Exclusive: Bike taxi app NOW secures $500K in angel funding



Bike taxi and hyperlocal delivery app NOW has secured $500,000 (Rs 3.35 crore) in angel funding from Jaipuria Group's managing director Ruchirans Jaipuria and Supreme Motors director Anuj Sanghi.

Jaipuria and Sanghi have already invested $200,000 (Rs 1.34 crore) and the remaining money will flow in subject to attainment of certain performance milestones, Vivek Pandey, co-founder and CEO of NOW, told  Techcircle.in.


NOW, run by Noida-based TapTap Meals Pvt Ltd, provides on-demand two-wheeler rides besides facilitating horizontal delivery for individuals and businesses through its bike taxis. It facilitates delivery of courier, food parcels, medicines and grocery, said Pandey.

The startup claims to clock about 250 daily trips in the NCR region. NOW's parent pivoted from running food delivery app TapTap Meals to its current avatar in October 2015.

"The ability of the team to demonstrate scalability and the idea that the business model has both a national as well as a hyperlocal play, led me to invest in NOW. There were obvious inherent synergies with our existing competencies (at Jaipuria Group) and together we can help grow this venture into a thriving business," Jaipuria said.



NOW was founded by Pandey, Bharat Khandelwal, Sushant Arora and Parteek Singla. Pandey, an alumnus of IIT Kanpur, had previously worked with companies such as Flipkart, Goldman Sachs and Morgan Stanley. Khandelwal was earlier associated with Times Internet and Unicon Investment Solutions. Arora has earlier worked with Flipkart and has experience in supply chain management. Singla co-founded gadzet.in before joining NOW.

In January, NOW had raised an undisclosed amount in seed funding from boutique investment banking firm Maple Capital Advisors' recently launched startup accelerator platform.


The last two months have seen the emergence of a new segment in the crowded intra-city transport space – bike taxis. These tech-enabled ventures address last-mile connectivity issues in cities such as Gurgaon, Noida, Bangalore and Mumbai. The space has caught the attention of well-funded urban transportation majors. Last week, ride-hailing app Uber and homegrown Ola announced their entry into the business of aggregating bike rides.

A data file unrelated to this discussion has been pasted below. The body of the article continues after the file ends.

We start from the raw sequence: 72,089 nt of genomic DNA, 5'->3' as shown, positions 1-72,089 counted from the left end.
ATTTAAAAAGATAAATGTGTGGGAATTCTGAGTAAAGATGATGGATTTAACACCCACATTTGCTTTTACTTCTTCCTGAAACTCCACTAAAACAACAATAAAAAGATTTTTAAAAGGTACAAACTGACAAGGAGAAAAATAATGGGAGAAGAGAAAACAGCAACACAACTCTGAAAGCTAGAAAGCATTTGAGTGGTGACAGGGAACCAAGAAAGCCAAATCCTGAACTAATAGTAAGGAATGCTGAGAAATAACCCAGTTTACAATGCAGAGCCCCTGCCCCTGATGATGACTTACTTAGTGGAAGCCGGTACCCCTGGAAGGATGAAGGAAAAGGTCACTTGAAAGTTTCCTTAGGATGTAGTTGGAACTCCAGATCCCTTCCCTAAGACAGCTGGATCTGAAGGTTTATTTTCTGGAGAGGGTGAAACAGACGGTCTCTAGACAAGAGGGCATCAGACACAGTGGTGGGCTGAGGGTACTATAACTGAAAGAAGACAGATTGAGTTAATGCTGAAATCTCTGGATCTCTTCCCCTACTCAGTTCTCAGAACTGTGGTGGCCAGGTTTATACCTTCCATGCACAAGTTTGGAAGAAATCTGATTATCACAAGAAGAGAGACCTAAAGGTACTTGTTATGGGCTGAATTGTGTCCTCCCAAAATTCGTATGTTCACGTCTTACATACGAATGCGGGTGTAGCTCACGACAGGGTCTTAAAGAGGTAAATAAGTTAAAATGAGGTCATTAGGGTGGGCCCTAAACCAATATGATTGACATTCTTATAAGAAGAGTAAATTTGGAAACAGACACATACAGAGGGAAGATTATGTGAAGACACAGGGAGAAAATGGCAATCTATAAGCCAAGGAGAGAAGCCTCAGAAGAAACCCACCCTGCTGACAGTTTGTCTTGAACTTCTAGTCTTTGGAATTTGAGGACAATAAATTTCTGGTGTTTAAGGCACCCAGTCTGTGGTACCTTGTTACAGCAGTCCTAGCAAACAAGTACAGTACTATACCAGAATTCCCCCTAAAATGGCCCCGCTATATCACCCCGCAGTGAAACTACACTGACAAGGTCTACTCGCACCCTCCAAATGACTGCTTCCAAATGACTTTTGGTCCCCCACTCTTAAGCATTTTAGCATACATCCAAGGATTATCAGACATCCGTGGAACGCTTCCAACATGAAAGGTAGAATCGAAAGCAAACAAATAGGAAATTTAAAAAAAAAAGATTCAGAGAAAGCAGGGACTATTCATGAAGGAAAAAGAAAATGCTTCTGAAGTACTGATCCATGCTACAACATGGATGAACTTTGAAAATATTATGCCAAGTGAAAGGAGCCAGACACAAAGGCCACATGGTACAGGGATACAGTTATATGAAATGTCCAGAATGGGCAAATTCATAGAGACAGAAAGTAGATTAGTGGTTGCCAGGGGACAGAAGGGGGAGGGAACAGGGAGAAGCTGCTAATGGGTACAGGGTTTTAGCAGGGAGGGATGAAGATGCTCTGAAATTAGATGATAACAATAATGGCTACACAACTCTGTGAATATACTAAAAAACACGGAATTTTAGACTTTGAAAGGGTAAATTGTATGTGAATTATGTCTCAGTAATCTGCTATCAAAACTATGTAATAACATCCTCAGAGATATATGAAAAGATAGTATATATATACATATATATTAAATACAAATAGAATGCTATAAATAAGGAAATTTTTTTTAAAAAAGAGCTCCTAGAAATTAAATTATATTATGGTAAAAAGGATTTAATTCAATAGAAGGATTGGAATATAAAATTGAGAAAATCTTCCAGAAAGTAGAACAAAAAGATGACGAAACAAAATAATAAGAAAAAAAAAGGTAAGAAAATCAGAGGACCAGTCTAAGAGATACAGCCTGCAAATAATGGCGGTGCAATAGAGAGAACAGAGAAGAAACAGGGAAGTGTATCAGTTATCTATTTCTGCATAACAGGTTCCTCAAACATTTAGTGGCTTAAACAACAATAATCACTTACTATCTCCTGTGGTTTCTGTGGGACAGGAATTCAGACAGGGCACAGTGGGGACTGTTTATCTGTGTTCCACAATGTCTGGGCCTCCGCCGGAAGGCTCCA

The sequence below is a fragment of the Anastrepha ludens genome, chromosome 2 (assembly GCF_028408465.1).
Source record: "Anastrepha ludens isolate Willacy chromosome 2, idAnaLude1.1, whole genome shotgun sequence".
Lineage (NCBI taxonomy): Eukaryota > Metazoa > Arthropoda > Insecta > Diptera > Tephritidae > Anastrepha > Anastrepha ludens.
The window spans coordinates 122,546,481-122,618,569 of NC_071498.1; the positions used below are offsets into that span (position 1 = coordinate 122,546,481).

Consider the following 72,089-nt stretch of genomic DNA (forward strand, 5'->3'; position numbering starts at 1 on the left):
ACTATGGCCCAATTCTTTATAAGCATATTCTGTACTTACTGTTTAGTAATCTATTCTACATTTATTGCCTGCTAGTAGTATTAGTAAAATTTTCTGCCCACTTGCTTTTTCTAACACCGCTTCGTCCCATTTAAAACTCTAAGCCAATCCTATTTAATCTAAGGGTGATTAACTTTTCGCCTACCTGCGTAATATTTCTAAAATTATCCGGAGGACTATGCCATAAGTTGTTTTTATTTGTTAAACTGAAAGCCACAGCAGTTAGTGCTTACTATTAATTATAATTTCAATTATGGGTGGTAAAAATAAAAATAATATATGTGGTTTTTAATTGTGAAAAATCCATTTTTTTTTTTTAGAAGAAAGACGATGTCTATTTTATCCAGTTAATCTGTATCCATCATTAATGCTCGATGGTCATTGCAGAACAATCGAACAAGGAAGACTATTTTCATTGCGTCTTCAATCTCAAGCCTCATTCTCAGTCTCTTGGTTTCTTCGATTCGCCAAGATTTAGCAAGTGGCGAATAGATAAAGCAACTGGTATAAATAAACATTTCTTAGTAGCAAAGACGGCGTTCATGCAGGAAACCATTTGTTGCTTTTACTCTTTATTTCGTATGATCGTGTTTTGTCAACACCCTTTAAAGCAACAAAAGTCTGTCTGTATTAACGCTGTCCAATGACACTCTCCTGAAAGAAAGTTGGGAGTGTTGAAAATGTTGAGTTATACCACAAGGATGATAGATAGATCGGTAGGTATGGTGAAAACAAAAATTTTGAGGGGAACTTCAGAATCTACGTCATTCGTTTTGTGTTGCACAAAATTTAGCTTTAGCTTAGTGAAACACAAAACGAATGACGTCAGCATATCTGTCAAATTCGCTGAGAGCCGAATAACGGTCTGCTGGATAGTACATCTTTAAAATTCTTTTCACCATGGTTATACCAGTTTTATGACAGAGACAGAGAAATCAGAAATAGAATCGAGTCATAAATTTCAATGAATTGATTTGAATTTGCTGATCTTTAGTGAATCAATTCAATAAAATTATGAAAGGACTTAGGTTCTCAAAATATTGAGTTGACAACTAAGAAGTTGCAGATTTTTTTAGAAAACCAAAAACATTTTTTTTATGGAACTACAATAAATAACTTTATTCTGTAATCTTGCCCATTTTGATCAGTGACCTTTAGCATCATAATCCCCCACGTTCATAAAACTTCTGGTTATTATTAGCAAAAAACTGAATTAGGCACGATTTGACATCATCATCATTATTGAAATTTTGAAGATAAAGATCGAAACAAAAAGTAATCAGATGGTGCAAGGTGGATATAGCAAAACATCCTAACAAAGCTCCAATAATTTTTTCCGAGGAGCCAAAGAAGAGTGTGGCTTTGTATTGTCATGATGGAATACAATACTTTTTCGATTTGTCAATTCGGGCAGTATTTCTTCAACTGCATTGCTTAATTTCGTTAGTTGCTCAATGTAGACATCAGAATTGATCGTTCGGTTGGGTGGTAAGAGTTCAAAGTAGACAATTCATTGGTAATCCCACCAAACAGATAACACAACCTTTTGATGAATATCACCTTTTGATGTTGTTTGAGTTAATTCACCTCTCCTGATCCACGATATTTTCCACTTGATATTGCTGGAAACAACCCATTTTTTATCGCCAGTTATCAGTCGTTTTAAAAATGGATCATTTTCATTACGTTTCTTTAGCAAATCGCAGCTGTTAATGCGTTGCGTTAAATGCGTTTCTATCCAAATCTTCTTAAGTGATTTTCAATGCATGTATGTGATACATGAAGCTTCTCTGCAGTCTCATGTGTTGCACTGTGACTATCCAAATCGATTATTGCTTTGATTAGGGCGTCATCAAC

This would change the competitive dynamics for smaller bike taxi startups such as Baxi, M-Taxi, Bikxie, NOW, Hey Taxi and Hey Bob.

Recent deals


Baxi, which runs a bike-ride hailing service, had raised Rs 10 crore (around $1.4 million) in a seed investment round from a clutch of HNIs a few months back. Another player, Ace Fenders Travels Pvt Ltd, which runs the M-Taxi app, had received investment from angel investors Mandeep Singh and Jairaj Singh. Madhatters Voyage Pvt Ltd, which runs a two-wheeler taxi service called Bikxie, secured angel investment from an investment banker in the Middle East and a businessman based in South India.

It may be recalled that Goa was the first state to institute bikes as a taxi service due to tourism. The Goa Motorcycle Taxi Riders Association (GMTRA) was set up in 1981 to allow drivers, referred to as pilots, to ferry around passengers on their bikes for a fee. However, today, the service is dying out in the state as people prefer renting out bikes.

Regulatory uncertainty


The biggest pain point facing tech-enabled bike taxi ventures is the regulatory hurdle. While the Haryana government has given the go-ahead for bike taxis to operate, the governments of Karnataka and Maharashtra are yet to issue contract carriage permits for bikes, which is what is issued to auto rickshaws. Despite this, Hey Taxi and Hey Bob are able to offer their services in Bangalore and Mumbai. Instead of a full-fledged taxi service, Hey Taxi offers a courier and a passenger service through a ridesharing model. Hey Bob has applied for a licence and is working in tandem with the state government to get the service rolling in Bangalore.

With Uber and Ola entering the fray, it remains to be seen whether the authorities will ease the regulations surrounding bike taxis.

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